Judicial Bypass in Florida: Testing the Pro-Choice Compromise
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This project was done as part of the WGS 331 Advanced Gender and the Law class to test the true accessibility of the judicial bypass law for minors seeking an abortion in the state of Florida. A judicial bypass provision allows a minor to bypass a state requirement to obtain consent or to notify her parents before an abortion procedure. After the 1973 Supreme Court decision of Roe v. Wade legalized abortion for women in all states, many states responded by creating a parental consent requirement for minors seeking abortions. According to the U.S. Supreme Court, states are entitled to a parental consent or notification requirement, but they must provide an alternative procedure, such as a judicial bypass. In order to obtain a judicial bypass, a minor must go before a judge and prove she is competent, responsible, and knowledgeable enough to make this important decision herself. Although these rights were strategically crafted to protect minors’ constitutional rights, previous studies have proven it to be virtually inaccessible in many cases, defeating the purpose of the law.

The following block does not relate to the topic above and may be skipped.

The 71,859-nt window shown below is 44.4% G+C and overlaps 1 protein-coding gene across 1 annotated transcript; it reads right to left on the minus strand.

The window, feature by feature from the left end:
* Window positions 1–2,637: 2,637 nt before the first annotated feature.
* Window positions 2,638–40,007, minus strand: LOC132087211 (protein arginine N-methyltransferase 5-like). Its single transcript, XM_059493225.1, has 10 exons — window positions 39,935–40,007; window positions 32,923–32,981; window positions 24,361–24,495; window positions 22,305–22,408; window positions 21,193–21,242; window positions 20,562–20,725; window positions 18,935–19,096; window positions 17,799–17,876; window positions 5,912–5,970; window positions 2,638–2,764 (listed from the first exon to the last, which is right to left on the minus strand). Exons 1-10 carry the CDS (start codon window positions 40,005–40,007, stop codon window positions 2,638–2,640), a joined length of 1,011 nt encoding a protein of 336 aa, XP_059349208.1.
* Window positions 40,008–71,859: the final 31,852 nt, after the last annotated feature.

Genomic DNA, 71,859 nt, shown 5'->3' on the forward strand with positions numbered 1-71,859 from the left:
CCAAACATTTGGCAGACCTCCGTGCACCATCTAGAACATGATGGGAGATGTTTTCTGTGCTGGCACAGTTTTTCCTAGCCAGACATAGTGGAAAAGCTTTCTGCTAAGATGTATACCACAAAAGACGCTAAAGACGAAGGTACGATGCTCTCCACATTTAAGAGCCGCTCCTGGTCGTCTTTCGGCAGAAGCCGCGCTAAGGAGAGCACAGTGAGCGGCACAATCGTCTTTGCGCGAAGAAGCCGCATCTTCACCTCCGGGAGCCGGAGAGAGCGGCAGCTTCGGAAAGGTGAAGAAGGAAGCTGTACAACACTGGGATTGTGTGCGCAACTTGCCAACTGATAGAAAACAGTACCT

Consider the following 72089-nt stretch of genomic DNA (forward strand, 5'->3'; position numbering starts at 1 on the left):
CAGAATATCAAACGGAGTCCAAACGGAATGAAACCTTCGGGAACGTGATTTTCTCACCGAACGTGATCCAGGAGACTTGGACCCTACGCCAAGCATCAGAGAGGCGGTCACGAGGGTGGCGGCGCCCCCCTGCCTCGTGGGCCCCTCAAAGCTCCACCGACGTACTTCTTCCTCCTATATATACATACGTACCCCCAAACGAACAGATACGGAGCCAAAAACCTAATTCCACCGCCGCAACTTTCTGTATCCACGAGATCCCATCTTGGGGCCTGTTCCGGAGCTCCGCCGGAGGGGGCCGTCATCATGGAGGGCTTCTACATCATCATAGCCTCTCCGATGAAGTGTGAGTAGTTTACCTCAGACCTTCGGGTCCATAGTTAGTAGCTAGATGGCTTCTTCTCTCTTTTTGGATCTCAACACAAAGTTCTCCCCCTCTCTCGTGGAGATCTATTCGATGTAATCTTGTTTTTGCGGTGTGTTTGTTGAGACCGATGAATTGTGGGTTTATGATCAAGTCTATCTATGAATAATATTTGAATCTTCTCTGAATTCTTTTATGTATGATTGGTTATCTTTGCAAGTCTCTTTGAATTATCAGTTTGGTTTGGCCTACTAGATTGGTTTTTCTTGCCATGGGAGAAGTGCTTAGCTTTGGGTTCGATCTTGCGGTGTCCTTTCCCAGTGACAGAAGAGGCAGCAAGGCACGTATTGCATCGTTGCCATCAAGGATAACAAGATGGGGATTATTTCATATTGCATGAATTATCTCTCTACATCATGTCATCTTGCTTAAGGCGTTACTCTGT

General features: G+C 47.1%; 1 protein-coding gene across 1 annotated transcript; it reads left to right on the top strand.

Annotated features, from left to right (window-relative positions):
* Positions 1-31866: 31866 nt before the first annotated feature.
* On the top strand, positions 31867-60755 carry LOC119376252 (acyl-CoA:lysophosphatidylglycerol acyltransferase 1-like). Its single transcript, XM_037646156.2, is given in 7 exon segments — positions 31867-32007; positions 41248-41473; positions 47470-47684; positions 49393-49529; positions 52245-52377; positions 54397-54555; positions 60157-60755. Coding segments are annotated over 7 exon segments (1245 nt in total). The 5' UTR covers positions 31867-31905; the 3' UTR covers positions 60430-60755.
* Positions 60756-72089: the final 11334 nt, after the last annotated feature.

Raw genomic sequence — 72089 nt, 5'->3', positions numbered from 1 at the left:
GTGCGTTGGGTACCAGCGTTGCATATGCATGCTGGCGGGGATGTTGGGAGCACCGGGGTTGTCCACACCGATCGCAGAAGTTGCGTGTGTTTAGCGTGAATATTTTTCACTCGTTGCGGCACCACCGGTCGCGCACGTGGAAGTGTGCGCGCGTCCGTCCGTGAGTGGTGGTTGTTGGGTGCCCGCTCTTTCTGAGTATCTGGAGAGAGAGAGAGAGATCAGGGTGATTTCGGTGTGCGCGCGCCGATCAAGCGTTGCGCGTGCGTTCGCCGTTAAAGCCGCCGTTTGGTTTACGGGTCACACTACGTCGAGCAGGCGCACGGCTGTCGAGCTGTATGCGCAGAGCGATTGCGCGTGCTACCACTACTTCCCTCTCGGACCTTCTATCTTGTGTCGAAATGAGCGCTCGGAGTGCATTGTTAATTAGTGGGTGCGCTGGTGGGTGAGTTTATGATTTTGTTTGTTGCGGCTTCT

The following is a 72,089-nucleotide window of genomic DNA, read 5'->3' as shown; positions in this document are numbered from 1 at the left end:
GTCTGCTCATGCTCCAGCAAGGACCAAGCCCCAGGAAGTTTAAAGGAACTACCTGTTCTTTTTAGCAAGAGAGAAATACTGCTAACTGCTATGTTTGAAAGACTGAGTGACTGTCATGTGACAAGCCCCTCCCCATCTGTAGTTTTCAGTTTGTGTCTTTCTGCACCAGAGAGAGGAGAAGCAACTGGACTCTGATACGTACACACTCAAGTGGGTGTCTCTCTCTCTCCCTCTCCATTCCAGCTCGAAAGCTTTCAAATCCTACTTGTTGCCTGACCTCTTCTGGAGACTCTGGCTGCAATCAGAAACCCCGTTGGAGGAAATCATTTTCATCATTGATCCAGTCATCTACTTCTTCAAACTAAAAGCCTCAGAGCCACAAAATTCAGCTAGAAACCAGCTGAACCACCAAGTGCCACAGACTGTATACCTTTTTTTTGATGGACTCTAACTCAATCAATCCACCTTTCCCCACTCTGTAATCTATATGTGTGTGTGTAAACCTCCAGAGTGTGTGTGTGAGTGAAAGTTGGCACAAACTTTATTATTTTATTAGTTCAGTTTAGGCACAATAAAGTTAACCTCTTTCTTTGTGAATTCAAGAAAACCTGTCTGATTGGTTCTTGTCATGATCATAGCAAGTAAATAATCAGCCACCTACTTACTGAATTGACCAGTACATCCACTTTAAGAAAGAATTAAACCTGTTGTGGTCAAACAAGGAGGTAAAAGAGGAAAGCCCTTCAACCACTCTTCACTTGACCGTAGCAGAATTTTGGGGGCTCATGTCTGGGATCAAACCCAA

The study was modeled after Helena Silverstein’s initial experiment to test the accessibility of the judicial bypass law to minors in the Tennessee, Pennsylvania, and Alabama courts (2007). Other studies have tested laws in Missouri (Choudhury 2009), Michigan (Allen et al. 2010) and Texas (Cheaney and Smith 2006) and have all found that there is a serious lack of knowledge within the court systems about the judicial bypass.